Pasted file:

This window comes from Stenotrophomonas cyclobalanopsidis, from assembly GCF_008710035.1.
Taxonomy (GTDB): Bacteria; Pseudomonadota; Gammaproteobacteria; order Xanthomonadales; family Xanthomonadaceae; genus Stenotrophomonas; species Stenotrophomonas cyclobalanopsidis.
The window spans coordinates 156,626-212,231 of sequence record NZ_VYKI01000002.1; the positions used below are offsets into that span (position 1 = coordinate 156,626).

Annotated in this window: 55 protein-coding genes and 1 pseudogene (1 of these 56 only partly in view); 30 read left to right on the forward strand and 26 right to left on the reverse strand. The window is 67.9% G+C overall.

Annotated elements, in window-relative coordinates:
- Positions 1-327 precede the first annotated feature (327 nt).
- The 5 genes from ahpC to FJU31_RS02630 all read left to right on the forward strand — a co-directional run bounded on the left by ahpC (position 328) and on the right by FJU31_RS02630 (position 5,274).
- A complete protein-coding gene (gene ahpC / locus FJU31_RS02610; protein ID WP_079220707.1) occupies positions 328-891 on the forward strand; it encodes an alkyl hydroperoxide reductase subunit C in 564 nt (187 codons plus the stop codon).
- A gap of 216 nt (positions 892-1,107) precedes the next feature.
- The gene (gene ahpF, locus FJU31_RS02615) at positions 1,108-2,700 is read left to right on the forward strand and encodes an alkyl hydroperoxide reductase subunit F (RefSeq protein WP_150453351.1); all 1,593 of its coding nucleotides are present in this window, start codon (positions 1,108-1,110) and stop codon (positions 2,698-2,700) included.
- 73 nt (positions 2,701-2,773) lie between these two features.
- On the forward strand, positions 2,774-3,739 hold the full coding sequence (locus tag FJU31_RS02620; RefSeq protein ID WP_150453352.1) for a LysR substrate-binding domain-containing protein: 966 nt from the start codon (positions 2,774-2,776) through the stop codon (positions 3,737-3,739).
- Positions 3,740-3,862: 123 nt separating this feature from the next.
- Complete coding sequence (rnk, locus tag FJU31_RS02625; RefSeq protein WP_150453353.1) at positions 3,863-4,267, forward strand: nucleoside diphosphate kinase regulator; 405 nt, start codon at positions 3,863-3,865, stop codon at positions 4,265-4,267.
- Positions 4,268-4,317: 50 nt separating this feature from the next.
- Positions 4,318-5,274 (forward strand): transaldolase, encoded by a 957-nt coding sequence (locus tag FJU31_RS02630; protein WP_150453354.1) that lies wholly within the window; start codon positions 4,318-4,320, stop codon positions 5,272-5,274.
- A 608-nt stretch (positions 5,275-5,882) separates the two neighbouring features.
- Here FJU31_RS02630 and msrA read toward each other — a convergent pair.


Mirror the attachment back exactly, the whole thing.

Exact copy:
This window comes from Stenotrophomonas cyclobalanopsidis, from assembly GCF_008710035.1.
Taxonomy (GTDB): Bacteria; Pseudomonadota; Gammaproteobacteria; order Xanthomonadales; family Xanthomonadaceae; genus Stenotrophomonas; species Stenotrophomonas cyclobalanopsidis.
The window spans coordinates 156,626-212,231 of sequence record NZ_VYKI01000002.1; the positions used below are offsets into that span (position 1 = coordinate 156,626).

Annotated in this window: 55 protein-coding genes and 1 pseudogene (1 of these 56 only partly in view); 30 read left to right on the forward strand and 26 right to left on the reverse strand. The window is 67.9% G+C overall.

Annotated elements, in window-relative coordinates:
- Positions 1-327 precede the first annotated feature (327 nt).
- The 5 genes from ahpC to FJU31_RS02630 all read left to right on the forward strand — a co-directional run bounded on the left by ahpC (position 328) and on the right by FJU31_RS02630 (position 5,274).
- A complete protein-coding gene (gene ahpC / locus FJU31_RS02610; protein ID WP_079220707.1) occupies positions 328-891 on the forward strand; it encodes an alkyl hydroperoxide reductase subunit C in 564 nt (187 codons plus the stop codon).
- A gap of 216 nt (positions 892-1,107) precedes the next feature.
- The gene (gene ahpF, locus FJU31_RS02615) at positions 1,108-2,700 is read left to right on the forward strand and encodes an alkyl hydroperoxide reductase subunit F (RefSeq protein WP_150453351.1); all 1,593 of its coding nucleotides are present in this window, start codon (positions 1,108-1,110) and stop codon (positions 2,698-2,700) included.
- 73 nt (positions 2,701-2,773) lie between these two features.
- On the forward strand, positions 2,774-3,739 hold the full coding sequence (locus tag FJU31_RS02620; RefSeq protein ID WP_150453352.1) for a LysR substrate-binding domain-containing protein: 966 nt from the start codon (positions 2,774-2,776) through the stop codon (positions 3,737-3,739).
- Positions 3,740-3,862: 123 nt separating this feature from the next.
- Complete coding sequence (rnk, locus tag FJU31_RS02625; RefSeq protein WP_150453353.1) at positions 3,863-4,267, forward strand: nucleoside diphosphate kinase regulator; 405 nt, start codon at positions 3,863-3,865, stop codon at positions 4,265-4,267.
- Positions 4,268-4,317: 50 nt separating this feature from the next.
- Positions 4,318-5,274 (forward strand): transaldolase, encoded by a 957-nt coding sequence (locus tag FJU31_RS02630; protein WP_150453354.1) that lies wholly within the window; start codon positions 4,318-4,320, stop codon positions 5,272-5,274.
- A 608-nt stretch (positions 5,275-5,882) separates the two neighbouring features.
- Here FJU31_RS02630 and msrA read toward each other — a convergent pair.